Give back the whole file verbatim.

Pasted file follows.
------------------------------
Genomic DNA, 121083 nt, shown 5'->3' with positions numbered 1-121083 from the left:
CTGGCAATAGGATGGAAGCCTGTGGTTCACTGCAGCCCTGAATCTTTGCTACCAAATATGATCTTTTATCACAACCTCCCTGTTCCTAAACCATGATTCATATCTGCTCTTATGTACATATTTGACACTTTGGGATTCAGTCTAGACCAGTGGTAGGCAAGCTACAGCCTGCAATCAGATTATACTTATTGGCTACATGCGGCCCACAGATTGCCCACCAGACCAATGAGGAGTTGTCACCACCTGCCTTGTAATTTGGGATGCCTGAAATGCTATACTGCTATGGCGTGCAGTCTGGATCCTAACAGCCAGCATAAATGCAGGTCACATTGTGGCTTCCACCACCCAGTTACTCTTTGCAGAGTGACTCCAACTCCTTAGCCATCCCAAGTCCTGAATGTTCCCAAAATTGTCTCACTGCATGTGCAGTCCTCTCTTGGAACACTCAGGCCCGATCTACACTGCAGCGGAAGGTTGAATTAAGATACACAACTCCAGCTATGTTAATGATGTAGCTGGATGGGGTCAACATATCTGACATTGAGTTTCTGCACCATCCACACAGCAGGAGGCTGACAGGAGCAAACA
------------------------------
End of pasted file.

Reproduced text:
Genomic DNA, 121083 nt, shown 5'->3' with positions numbered 1-121083 from the left:
CTGGCAATAGGATGGAAGCCTGTGGTTCACTGCAGCCCTGAATCTTTGCTACCAAATATGATCTTTTATCACAACCTCCCTGTTCCTAAACCATGATTCATATCTGCTCTTATGTACATATTTGACACTTTGGGATTCAGTCTAGACCAGTGGTAGGCAAGCTACAGCCTGCAATCAGATTATACTTATTGGCTACATGCGGCCCACAGATTGCCCACCAGACCAATGAGGAGTTGTCACCACCTGCCTTGTAATTTGGGATGCCTGAAATGCTATACTGCTATGGCGTGCAGTCTGGATCCTAACAGCCAGCATAAATGCAGGTCACATTGTGGCTTCCACCACCCAGTTACTCTTTGCAGAGTGACTCCAACTCCTTAGCCATCCCAAGTCCTGAATGTTCCCAAAATTGTCTCACTGCATGTGCAGTCCTCTCTTGGAACACTCAGGCCCGATCTACACTGCAGCGGAAGGTTGAATTAAGATACACAACTCCAGCTATGTTAATGATGTAGCTGGATGGGGTCAACATATCTGACATTGAGTTTCTGCACCATCCACACAGCAGGAGGCTGACAGGAGCAAACA